SANTA PAULA, Calif. (AP) — Four wildfires in Southern California have burned some 200 homes and other buildings and prompted evacuation orders for at least 150,000 people.
Erratic winds are hampering efforts to battle a 100-acre brushfire in Southern California that has left two people burned, one critically.
The fire erupted Tuesday afternoon in San Bernardino, east of Los Angeles. Gusty Santa Ana winds have pushed it through the area.
Fire officials say some garages have been damaged but no houses have burned and hundreds of homes and businesses have been saved.
Authorities have not determined what sparked the fire but they say two people were found badly burned near the point of its origin near a McDonald’s restaurant.
A fire official said he suspects hundreds more homes have been destroyed by a Southern California wildfire.
Incident Commander Todd Derum told The Associated Press on Tuesday night that those homes would add to the toll of 150 already destroyed by the fire in Ventura County.
Firefighters have been unable to reach some of the severely burned areas to confirm lost homes. But Derum says a bigger tally will likely come on Wednesday.
Derum says some 3,000 homes are threatened.
Production of TV shows including HBO’s “Westworld” has been halted amid Southern California’s wildfires.
HBO said in a statement that the sci-fi drama was filming its second season in an area near two Los Angeles County fires on Tuesday but producers decided to shut down and avoid any danger to actors or crew members.
The statement says “Westworld” will resume filming when it is safe.
Filming on the CBS show “S.W.A.T.” was also suspended.
Many shows shoot outdoor scenes in the outskirts north of the city, where two large blazes have choked the air with smoke and are threatening thousands of homes and buildings.
The Los Angeles Rams of the NFL, who hold workouts near the largest of Southern California’s fires, canceled Wednesday’s practice.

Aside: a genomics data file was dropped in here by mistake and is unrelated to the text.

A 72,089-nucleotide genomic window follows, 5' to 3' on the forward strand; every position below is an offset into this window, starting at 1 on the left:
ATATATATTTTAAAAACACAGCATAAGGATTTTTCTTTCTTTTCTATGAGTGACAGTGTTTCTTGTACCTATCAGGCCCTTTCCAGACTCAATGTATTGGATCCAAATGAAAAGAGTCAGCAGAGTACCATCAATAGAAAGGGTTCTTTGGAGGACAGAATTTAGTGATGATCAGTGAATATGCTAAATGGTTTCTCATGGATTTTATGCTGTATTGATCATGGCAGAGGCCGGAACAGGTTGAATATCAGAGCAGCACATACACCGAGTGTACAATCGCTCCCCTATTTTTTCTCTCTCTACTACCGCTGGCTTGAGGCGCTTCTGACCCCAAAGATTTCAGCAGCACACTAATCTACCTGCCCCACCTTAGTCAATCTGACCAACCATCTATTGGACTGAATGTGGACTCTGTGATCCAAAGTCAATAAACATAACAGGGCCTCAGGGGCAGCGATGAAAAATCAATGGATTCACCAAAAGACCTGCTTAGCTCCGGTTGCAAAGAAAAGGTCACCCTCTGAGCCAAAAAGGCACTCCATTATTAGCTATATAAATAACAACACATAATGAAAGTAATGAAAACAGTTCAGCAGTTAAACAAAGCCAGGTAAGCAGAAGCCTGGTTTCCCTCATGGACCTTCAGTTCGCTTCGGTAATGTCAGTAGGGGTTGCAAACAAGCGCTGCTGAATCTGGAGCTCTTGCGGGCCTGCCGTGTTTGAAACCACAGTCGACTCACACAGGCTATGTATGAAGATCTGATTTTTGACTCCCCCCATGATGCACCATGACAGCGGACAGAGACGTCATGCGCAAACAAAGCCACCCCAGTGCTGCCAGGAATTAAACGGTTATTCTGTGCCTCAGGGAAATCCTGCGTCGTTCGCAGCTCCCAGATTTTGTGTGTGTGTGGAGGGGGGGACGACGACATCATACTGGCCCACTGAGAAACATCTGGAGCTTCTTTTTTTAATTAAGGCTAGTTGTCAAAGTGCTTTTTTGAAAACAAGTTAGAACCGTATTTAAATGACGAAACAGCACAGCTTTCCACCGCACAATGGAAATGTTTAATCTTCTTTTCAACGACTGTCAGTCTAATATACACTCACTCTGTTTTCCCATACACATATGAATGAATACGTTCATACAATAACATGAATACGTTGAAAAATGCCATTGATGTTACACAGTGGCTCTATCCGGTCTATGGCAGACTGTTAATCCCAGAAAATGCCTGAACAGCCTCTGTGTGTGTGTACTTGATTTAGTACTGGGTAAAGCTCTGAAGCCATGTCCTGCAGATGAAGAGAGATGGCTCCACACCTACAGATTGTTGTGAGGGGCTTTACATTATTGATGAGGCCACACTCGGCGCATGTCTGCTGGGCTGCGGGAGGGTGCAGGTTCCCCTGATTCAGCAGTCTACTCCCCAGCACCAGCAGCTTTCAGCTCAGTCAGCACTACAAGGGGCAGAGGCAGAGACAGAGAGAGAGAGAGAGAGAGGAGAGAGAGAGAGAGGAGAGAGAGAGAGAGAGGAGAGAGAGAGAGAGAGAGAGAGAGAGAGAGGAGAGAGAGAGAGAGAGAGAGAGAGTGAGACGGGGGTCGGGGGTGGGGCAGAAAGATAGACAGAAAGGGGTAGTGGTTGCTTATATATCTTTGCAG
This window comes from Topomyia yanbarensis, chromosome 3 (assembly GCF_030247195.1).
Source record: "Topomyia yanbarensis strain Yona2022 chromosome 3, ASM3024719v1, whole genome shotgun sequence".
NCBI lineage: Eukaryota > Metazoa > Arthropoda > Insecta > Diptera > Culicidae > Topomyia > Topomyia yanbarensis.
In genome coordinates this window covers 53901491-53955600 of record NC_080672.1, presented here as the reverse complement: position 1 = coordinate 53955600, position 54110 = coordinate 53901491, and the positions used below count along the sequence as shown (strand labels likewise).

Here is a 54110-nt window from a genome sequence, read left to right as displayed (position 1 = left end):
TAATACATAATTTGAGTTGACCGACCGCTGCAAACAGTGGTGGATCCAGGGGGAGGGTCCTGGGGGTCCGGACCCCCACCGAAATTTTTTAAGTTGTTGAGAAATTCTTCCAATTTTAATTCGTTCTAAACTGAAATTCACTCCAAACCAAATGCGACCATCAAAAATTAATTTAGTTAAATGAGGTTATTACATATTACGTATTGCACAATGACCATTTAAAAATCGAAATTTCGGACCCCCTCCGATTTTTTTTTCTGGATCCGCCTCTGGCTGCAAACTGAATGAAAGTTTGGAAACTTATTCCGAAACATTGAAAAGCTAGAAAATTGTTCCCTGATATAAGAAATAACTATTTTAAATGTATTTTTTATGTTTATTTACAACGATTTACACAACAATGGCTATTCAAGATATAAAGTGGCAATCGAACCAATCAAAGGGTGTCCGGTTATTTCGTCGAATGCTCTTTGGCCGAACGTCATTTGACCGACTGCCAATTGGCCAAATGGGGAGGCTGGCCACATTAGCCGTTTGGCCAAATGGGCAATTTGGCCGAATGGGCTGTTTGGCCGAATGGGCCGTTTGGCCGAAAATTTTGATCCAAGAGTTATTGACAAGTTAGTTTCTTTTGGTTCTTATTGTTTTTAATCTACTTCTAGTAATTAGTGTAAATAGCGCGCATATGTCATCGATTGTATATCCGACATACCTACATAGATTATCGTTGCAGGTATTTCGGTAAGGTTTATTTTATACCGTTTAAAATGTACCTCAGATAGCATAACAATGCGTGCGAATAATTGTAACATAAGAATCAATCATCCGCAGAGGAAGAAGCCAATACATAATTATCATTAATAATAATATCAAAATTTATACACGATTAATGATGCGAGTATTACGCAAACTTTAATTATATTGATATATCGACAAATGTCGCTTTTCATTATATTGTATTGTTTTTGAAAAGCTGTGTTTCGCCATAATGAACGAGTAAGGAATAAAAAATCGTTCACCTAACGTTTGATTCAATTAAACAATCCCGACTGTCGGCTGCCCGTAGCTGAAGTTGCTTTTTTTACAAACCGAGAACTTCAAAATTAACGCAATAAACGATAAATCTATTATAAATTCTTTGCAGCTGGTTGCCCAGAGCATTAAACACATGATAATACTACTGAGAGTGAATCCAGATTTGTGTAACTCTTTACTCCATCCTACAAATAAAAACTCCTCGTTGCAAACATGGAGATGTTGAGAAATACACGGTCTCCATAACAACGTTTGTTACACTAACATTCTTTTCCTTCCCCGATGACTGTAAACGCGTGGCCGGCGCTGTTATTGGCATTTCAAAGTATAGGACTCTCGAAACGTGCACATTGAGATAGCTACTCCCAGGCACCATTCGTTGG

The National Weather Service says the wild winds and dry conditions that have allowed the fires to grow are expected to remain until Thursday and could spill into Friday.
Raked by ferocious Santa Ana winds, explosive wildfires northwest of Los Angeles and in the city’s foothills burned a psychiatric hospital and scores of homes Tuesday and forced the evacuation of tens of thousands of people.
One of the blazes broke out Monday in Ventura County and grew wildly to more than 70 square miles in a matter of hours, county Fire Chief Mark Lorenzen said. It was fanned by winds clocked at well over 60 mph that grounded firefighting helicopters and planes.
The Ventura County fire prompted Gov. Jerry Brown to declare a state of emergency.
A smaller fire erupted on the northern edge of Los Angeles, threatening the Sylmar and Lakeview Terrace neighborhoods, where residents scrambled to get out as heavy smoke billowed over the city, creating a health hazard for millions of people.
Just weeks ago, wildfires that broke out in Northern California and its famous wine country killed 44 people and destroyed 8,900 homes and other buildings.
Fires aren’t uncommon in Southern California this time of year before the winter rains set in, when the vegetation is tinder dry and winds blast the region.